The three-cylinder engine, which produces 197bhp, is a great partner for the Fiesta as it’s more than powerful enough for those dinky dimensions. Zero to 60mph takes 6.5 seconds and the ST has a 208 GTI-matching 144mph top speed. As with most three-cylinder units, it’s strong from low revs and maintains that performance in its mid-range, although it can feel breathless if you hold on to the limiter, making the last 1,000rpm largely pointless as its best work has been delivered earlier.

There are three driving modes to plump for - Normal, Sport and Track - which sees each up the ante with regards to throttle response, damping and stability control. Normal, as you’d expect, is its default and performs well in all areas, although the inner child in you soon opts for the racier two options. In truth there’s little difference between Sport and Track; you’ll immediately notice the engine being keener to push on and the steering’s weight become heavier, but the only stand-out feature to separate the two is the traction control being switched off in Track.

The ride can feel on the harsh side on motorway commutes as its suspension is stiff, but it comes into its own when you’re on a challenging road. It excels in smoothening out undulations at speed, never failing to impress no matter how much you appear to be asking too much of it, helped in part by its limited-slip differential which keeps the ST true to its line. The brakes, despite not being huge, have tremendous stopping power but most impressive about them is how they act through the pedal and your command. The travel is judged perfectly and there’s no confidence-sapping sponginess which ultimately builds your trust in the car’s ability. You lean on them later, knowing fully that they’re up to the job.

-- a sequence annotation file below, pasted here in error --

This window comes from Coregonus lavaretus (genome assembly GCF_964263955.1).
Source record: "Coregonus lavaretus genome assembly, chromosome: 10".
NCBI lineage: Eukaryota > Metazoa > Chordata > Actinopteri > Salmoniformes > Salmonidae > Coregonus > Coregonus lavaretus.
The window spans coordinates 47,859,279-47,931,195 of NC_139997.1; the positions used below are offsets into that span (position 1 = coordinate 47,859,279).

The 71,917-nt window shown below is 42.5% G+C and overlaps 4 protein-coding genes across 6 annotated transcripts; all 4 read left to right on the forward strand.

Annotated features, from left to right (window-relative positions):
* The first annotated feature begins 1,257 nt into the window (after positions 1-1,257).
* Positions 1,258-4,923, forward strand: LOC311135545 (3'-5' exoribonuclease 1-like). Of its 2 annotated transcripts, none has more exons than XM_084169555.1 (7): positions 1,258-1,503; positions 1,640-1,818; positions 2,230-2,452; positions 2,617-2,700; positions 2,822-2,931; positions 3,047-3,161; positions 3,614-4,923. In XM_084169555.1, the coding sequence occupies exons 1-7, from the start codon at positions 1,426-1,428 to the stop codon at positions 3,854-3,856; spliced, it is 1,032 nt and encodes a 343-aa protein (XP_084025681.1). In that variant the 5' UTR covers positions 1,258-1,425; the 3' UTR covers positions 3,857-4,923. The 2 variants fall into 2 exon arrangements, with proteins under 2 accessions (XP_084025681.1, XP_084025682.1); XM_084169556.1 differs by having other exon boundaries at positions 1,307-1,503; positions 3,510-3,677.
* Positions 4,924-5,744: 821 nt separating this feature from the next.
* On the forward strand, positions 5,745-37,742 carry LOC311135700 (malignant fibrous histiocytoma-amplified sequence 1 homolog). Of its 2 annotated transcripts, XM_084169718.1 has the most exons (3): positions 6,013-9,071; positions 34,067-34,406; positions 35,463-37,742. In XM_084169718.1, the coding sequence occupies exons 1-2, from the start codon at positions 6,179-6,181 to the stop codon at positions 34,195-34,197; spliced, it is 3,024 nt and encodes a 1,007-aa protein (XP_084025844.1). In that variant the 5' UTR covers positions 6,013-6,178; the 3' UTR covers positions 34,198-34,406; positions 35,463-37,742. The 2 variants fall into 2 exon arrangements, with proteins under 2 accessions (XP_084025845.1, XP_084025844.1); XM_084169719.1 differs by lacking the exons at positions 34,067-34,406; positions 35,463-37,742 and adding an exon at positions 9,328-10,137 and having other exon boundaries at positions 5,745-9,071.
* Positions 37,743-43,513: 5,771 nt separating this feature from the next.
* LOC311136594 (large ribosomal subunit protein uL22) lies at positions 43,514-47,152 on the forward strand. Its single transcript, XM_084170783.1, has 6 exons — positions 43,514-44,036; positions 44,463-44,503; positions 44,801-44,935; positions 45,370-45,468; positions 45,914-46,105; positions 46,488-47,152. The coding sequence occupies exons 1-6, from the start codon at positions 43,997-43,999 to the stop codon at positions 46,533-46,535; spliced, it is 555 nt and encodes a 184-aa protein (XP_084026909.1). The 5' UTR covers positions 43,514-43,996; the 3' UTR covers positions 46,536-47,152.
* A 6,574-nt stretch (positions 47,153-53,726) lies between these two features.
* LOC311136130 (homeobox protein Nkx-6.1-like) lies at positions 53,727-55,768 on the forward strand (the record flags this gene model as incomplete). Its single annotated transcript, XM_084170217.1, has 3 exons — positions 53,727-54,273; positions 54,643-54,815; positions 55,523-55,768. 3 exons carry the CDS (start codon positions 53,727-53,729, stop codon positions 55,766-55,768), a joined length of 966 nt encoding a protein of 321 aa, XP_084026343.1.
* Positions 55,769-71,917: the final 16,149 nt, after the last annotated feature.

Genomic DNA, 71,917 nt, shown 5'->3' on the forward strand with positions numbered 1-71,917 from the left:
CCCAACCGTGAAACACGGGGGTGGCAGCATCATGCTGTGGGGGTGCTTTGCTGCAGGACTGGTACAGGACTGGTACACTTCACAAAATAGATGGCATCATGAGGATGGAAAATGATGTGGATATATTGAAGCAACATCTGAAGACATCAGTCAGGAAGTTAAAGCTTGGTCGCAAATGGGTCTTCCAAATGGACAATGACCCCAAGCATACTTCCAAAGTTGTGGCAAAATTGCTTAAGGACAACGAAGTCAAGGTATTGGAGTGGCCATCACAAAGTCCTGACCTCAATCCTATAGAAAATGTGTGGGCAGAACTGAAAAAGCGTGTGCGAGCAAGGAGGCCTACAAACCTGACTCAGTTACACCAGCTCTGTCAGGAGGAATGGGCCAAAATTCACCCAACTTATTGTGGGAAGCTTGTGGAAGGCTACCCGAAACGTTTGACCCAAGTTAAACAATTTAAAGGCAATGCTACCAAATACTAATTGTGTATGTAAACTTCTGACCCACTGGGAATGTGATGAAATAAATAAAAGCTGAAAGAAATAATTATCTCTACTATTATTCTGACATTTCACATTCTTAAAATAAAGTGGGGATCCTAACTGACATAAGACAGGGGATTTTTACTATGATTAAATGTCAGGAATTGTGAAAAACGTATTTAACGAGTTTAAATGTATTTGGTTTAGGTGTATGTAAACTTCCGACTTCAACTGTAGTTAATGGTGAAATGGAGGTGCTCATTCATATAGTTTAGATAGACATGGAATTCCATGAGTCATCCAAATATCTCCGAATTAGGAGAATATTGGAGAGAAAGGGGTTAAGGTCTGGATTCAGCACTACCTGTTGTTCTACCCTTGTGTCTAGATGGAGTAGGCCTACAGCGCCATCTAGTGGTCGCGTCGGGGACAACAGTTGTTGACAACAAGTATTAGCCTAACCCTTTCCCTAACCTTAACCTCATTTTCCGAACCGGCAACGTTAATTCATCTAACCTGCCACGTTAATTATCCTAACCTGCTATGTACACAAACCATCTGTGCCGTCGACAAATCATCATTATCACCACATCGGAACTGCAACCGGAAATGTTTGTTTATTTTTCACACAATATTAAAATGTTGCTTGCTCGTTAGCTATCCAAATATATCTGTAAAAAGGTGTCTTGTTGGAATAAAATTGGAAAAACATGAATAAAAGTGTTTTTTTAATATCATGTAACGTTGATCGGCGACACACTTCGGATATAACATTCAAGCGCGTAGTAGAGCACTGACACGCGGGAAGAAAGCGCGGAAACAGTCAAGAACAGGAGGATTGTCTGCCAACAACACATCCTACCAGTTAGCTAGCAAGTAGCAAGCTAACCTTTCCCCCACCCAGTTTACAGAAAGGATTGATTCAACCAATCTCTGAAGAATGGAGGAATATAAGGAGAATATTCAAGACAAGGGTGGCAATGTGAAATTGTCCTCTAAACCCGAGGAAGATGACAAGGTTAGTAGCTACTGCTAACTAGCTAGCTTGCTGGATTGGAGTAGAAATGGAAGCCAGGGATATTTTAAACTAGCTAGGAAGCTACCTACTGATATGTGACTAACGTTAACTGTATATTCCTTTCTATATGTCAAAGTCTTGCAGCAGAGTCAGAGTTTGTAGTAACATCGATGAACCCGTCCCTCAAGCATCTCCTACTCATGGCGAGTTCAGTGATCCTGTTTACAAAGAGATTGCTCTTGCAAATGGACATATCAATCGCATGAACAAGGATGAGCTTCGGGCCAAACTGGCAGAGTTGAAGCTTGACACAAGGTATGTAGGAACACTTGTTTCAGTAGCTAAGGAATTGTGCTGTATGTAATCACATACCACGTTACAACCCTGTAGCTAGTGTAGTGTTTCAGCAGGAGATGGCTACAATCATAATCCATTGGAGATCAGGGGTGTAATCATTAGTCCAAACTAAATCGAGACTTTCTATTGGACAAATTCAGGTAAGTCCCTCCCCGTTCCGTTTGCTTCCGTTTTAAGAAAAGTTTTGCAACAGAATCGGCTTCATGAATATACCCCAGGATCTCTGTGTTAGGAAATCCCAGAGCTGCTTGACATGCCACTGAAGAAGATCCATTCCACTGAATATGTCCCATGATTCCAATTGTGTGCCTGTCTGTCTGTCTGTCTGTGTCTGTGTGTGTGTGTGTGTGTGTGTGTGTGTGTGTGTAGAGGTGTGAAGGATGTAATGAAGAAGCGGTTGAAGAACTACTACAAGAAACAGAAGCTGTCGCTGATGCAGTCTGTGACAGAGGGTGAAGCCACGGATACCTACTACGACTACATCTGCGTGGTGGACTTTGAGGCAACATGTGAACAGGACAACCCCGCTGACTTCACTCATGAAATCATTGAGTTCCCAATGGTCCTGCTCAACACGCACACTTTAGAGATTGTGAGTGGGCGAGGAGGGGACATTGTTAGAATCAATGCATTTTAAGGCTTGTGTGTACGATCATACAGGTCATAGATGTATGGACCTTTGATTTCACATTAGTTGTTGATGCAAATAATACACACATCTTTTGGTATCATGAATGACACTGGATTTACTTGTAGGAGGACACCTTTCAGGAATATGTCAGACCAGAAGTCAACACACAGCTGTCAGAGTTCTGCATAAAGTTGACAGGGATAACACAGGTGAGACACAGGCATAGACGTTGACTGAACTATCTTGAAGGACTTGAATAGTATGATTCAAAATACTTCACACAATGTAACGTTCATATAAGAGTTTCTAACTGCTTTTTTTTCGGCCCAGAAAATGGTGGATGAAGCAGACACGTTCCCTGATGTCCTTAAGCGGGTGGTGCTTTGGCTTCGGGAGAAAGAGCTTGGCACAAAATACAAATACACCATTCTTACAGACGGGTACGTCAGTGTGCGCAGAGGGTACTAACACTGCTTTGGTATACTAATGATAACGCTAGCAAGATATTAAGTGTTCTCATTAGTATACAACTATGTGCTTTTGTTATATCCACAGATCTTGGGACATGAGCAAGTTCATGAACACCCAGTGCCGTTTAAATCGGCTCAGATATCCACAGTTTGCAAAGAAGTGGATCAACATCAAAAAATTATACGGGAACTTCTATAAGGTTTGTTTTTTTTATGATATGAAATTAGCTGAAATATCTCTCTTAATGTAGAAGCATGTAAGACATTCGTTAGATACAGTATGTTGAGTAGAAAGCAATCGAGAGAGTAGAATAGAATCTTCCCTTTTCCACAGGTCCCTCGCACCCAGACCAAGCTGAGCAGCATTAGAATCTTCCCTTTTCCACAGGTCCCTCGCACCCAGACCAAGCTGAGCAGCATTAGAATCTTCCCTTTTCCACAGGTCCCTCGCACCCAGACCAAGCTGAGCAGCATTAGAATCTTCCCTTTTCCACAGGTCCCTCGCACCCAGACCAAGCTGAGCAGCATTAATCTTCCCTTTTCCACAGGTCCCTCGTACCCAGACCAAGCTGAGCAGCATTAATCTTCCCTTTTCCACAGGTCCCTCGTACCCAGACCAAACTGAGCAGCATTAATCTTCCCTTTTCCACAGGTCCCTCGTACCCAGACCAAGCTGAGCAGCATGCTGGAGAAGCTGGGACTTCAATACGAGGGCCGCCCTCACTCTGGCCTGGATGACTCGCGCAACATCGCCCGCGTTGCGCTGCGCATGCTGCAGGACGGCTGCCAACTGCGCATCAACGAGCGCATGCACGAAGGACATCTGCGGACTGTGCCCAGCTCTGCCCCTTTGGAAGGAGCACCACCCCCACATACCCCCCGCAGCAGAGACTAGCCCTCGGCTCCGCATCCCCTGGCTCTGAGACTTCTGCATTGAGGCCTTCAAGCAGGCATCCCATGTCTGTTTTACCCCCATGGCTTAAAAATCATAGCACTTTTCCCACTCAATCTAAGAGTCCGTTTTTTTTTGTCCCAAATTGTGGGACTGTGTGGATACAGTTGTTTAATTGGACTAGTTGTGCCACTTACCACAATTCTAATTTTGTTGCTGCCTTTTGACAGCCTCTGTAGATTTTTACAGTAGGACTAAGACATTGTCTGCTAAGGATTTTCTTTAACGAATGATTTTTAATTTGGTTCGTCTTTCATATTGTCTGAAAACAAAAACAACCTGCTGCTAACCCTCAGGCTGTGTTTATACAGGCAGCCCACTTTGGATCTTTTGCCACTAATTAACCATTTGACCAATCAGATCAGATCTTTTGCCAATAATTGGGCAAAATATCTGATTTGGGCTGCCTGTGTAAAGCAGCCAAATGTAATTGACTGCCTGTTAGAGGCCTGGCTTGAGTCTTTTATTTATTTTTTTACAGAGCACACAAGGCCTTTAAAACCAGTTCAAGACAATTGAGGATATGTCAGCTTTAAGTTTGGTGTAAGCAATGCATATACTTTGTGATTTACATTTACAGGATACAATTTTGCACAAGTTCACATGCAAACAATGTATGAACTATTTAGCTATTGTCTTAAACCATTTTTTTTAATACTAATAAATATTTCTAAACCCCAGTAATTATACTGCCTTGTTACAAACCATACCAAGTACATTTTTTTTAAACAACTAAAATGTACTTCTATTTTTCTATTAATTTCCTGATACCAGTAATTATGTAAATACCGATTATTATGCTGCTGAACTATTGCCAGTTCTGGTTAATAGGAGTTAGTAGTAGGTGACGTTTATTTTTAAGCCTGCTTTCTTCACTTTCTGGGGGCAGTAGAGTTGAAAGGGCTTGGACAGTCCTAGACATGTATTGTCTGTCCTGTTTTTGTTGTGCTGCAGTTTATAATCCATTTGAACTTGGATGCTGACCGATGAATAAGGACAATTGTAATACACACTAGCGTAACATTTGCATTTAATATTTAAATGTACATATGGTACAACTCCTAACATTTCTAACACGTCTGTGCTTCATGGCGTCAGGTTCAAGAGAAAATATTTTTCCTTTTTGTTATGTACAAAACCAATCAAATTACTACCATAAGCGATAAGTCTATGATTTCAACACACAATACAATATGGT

Its tenacity, its pace and its phenomenal handling make it a better car than its main rival. Its character shines and despite its clever, ultra-modern engine, you feel like you’re driving a hot hatch from what I’d call the golden era, the one which gave us innumerable hot Clios before Renaultsport lost their mind and ruined their tried-and-tested small hot hatch recipe.  That’s the biggest compliment you can pay the new Fiesta ST: it’s full of new technology but the way it goes about its business is refreshing as it invokes memories of special cars from days gone by - it possesses the characteristics I thought had been lost.